You have 2 free articles remaining. Subscribe
Jun 26, 2014

Like Banks, Insurance Companies can also Fail

by David Ensor

David Ensor



While doing some research recently on the history of insurance company failures in the US, it suddenly struck me that you, Dear Reader, might be interested in the “Canadian Experience”—hence this article.

First some comments on the differences between banks and both Property & Casualty (P&C) and Life insurance companies in terms of what may trigger a failure (which includes seizure by a regulator).

Banks are, by definition, highly leveraged institutions and vulnerable to “runs” should confidence in them fail (see my previous article: “Don’t Frighten The Children”, Canadian MoneySaver, June 2013) as depositors seek to withdraw their money (of which banks keep proportionately little in their tills). This is one reason why governments in most developed countries have created state-backed deposit insurers—in Canada, the CDIC.

In contrast, licensed and regulated P&C and Life carriers are not financially leveraged and not easily subject to “runs.” In the case of a P&C company, the worst a policyholder can really do is cancel a policy, at which point the carrier (at least for personal lines business) is no longer at risk of a claim; while in the case of a Life carrier, the same result would apply to a policy of term life (no cash value) insurance—no premium, no policy, no further risk for the carrier. With policies that have some form of cash value, a Life carrier is potentially vulnerable to the consequences of a policy cancellation in that it may have to realize investments and pay out cash. However most, if not all, protect themselves by policy terms that include all “haircuts” (you get back less than you thought!) or payment periods (you get it back later than expected!)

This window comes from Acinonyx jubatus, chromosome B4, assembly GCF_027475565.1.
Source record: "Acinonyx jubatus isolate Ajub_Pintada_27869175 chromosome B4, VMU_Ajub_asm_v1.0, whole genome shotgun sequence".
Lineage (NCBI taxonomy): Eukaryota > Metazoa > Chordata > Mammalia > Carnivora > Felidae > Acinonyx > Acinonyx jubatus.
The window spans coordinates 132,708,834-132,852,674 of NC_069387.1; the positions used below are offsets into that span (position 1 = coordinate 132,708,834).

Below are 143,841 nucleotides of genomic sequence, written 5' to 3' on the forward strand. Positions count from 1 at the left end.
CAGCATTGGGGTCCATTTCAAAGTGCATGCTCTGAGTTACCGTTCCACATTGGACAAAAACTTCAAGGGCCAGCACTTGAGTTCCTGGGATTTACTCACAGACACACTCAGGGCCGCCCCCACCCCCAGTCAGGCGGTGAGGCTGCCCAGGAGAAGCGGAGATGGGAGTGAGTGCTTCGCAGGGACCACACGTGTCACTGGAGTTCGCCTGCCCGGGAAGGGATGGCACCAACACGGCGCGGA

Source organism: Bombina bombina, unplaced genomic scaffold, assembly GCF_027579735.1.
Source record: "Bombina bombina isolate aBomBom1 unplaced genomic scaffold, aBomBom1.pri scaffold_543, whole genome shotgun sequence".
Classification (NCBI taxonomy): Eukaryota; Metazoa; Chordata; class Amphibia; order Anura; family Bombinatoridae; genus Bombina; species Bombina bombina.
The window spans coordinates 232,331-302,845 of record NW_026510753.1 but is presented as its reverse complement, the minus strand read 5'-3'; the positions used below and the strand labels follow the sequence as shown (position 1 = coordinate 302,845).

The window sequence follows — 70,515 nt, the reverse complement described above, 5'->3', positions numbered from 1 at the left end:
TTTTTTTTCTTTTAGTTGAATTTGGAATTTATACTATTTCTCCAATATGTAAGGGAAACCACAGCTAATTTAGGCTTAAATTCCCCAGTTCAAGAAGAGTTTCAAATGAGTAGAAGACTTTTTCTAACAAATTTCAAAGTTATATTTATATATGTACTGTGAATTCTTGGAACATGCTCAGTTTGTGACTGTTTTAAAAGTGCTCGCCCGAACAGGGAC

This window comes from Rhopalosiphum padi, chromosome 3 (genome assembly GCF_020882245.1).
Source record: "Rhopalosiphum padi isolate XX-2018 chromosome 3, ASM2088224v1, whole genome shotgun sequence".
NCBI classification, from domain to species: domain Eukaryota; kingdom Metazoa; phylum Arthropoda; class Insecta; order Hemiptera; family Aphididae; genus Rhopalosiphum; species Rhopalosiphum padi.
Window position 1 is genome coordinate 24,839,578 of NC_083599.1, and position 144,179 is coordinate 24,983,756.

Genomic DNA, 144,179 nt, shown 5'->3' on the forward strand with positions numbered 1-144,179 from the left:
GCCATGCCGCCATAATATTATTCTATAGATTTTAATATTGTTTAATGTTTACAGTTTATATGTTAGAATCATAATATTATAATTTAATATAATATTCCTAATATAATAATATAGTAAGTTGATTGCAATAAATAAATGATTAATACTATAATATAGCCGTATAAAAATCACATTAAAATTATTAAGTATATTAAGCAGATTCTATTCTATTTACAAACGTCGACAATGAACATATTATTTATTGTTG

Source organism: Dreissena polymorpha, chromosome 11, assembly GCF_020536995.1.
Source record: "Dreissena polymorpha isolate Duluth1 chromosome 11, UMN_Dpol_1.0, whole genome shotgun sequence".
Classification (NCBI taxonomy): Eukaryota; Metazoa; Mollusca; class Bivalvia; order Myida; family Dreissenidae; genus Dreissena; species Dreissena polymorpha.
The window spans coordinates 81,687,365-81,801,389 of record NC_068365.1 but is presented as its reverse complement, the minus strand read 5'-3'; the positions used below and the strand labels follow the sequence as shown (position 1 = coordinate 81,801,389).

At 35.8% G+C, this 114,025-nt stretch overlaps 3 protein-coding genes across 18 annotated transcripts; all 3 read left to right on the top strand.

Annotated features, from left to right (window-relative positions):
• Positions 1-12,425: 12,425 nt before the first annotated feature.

Of course, all legitimate Canadian P&C and Life carriers are regulated at the federal or provincial level; and subject to oversight and reporting requirements intended to enable the regulator(s) to foresee any stresses or issues that may presage a potential failure. And by and large, OSFI and its peers have done a good job of protecting Canadians against the likelihood of failure.

That said, even if it happens rarely, Canadian P&C and Life carriers do fail—so the questions are: why, and what can you do to minimize the risk of being caught up in such an event?

Dealing firstly with P&C carriers, their failure is usually the result of inadequate pricing (trying to “buy” business), reserves for losses that are inadequate (not enough set aside to pay claims) and defective risk management (for example, taking on exposures that, while rare can be catastrophic if they occur and which the carrier misunderstood or had more exposure too than it realized). In addition, their investment portfolios may be too aggressive and inappropriate for the type of risks they write.

So far as Life Carriers are concerned, their failure usually stems from a combination of promising too much (giving guarantees which they become unable to honour), investment mistakes (too illiquid, too volatile, too complex) and actuarial mis-steps (getting longevity wrong, for example).